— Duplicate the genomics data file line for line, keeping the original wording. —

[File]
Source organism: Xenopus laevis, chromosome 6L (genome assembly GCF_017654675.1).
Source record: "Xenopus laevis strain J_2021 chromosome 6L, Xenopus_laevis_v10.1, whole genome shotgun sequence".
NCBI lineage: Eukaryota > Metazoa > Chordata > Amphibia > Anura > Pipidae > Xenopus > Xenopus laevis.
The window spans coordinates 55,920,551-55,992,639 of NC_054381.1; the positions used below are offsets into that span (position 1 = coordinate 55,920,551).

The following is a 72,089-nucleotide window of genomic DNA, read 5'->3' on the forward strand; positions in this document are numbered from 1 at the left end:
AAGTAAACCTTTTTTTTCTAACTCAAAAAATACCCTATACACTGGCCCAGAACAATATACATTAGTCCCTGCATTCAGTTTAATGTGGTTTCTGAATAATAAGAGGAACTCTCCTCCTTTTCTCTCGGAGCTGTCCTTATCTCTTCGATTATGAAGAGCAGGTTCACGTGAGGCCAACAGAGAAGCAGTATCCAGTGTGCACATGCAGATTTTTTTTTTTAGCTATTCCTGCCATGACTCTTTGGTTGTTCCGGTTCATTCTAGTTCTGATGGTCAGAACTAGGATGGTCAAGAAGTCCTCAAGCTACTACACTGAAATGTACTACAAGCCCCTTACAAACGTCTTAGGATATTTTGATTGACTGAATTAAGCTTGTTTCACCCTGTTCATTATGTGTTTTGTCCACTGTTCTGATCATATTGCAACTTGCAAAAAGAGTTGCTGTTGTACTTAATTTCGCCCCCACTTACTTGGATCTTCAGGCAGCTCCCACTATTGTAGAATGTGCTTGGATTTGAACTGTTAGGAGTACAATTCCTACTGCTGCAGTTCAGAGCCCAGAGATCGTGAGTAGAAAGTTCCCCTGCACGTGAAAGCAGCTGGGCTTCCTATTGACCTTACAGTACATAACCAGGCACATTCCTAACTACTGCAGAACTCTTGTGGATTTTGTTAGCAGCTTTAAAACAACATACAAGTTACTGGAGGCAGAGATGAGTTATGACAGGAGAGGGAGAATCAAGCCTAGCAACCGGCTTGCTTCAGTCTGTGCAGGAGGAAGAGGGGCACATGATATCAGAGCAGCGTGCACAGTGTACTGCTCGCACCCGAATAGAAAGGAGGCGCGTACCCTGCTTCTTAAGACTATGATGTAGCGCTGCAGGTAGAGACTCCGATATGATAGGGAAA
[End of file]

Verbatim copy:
Source organism: Xenopus laevis, chromosome 6L (genome assembly GCF_017654675.1).
Source record: "Xenopus laevis strain J_2021 chromosome 6L, Xenopus_laevis_v10.1, whole genome shotgun sequence".
NCBI lineage: Eukaryota > Metazoa > Chordata > Amphibia > Anura > Pipidae > Xenopus > Xenopus laevis.
The window spans coordinates 55,920,551-55,992,639 of NC_054381.1; the positions used below are offsets into that span (position 1 = coordinate 55,920,551).

The following is a 72,089-nucleotide window of genomic DNA, read 5'->3' on the forward strand; positions in this document are numbered from 1 at the left end:
AAGTAAACCTTTTTTTTCTAACTCAAAAAATACCCTATACACTGGCCCAGAACAATATACATTAGTCCCTGCATTCAGTTTAATGTGGTTTCTGAATAATAAGAGGAACTCTCCTCCTTTTCTCTCGGAGCTGTCCTTATCTCTTCGATTATGAAGAGCAGGTTCACGTGAGGCCAACAGAGAAGCAGTATCCAGTGTGCACATGCAGATTTTTTTTTTTAGCTATTCCTGCCATGACTCTTTGGTTGTTCCGGTTCATTCTAGTTCTGATGGTCAGAACTAGGATGGTCAAGAAGTCCTCAAGCTACTACACTGAAATGTACTACAAGCCCCTTACAAACGTCTTAGGATATTTTGATTGACTGAATTAAGCTTGTTTCACCCTGTTCATTATGTGTTTTGTCCACTGTTCTGATCATATTGCAACTTGCAAAAAGAGTTGCTGTTGTACTTAATTTCGCCCCCACTTACTTGGATCTTCAGGCAGCTCCCACTATTGTAGAATGTGCTTGGATTTGAACTGTTAGGAGTACAATTCCTACTGCTGCAGTTCAGAGCCCAGAGATCGTGAGTAGAAAGTTCCCCTGCACGTGAAAGCAGCTGGGCTTCCTATTGACCTTACAGTACATAACCAGGCACATTCCTAACTACTGCAGAACTCTTGTGGATTTTGTTAGCAGCTTTAAAACAACATACAAGTTACTGGAGGCAGAGATGAGTTATGACAGGAGAGGGAGAATCAAGCCTAGCAACCGGCTTGCTTCAGTCTGTGCAGGAGGAAGAGGGGCACATGATATCAGAGCAGCGTGCACAGTGTACTGCTCGCACCCGAATAGAAAGGAGGCGCGTACCCTGCTTCTTAAGACTATGATGTAGCGCTGCAGGTAGAGACTCCGATATGATAGGGAAA